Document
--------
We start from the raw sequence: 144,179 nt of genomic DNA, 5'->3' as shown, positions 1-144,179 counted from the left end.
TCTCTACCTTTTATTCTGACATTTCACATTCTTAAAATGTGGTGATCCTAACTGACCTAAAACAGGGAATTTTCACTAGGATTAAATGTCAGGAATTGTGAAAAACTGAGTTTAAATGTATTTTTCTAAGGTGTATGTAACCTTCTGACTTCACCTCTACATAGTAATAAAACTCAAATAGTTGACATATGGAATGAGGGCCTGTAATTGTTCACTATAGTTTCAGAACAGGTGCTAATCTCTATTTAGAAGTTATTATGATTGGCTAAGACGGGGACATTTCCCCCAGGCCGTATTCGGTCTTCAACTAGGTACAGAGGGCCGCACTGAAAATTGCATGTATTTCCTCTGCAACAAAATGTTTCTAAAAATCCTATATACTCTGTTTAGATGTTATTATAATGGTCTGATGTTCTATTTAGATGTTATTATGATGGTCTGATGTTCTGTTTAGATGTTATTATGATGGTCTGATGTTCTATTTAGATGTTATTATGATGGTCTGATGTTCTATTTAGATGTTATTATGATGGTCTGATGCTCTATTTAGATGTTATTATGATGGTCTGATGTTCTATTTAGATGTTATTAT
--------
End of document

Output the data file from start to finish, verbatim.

We start from the raw sequence: 144,179 nt of genomic DNA, 5'->3' as shown, positions 1-144,179 counted from the left end.
TCTCTACCTTTTATTCTGACATTTCACATTCTTAAAATGTGGTGATCCTAACTGACCTAAAACAGGGAATTTTCACTAGGATTAAATGTCAGGAATTGTGAAAAACTGAGTTTAAATGTATTTTTCTAAGGTGTATGTAACCTTCTGACTTCACCTCTACATAGTAATAAAACTCAAATAGTTGACATATGGAATGAGGGCCTGTAATTGTTCACTATAGTTTCAGAACAGGTGCTAATCTCTATTTAGAAGTTATTATGATTGGCTAAGACGGGGACATTTCCCCCAGGCCGTATTCGGTCTTCAACTAGGTACAGAGGGCCGCACTGAAAATTGCATGTATTTCCTCTGCAACAAAATGTTTCTAAAAATCCTATATACTCTGTTTAGATGTTATTATAATGGTCTGATGTTCTATTTAGATGTTATTATGATGGTCTGATGTTCTGTTTAGATGTTATTATGATGGTCTGATGTTCTATTTAGATGTTATTATGATGGTCTGATGTTCTATTTAGATGTTATTATGATGGTCTGATGCTCTATTTAGATGTTATTATGATGGTCTGATGTTCTATTTAGATGTTATTAT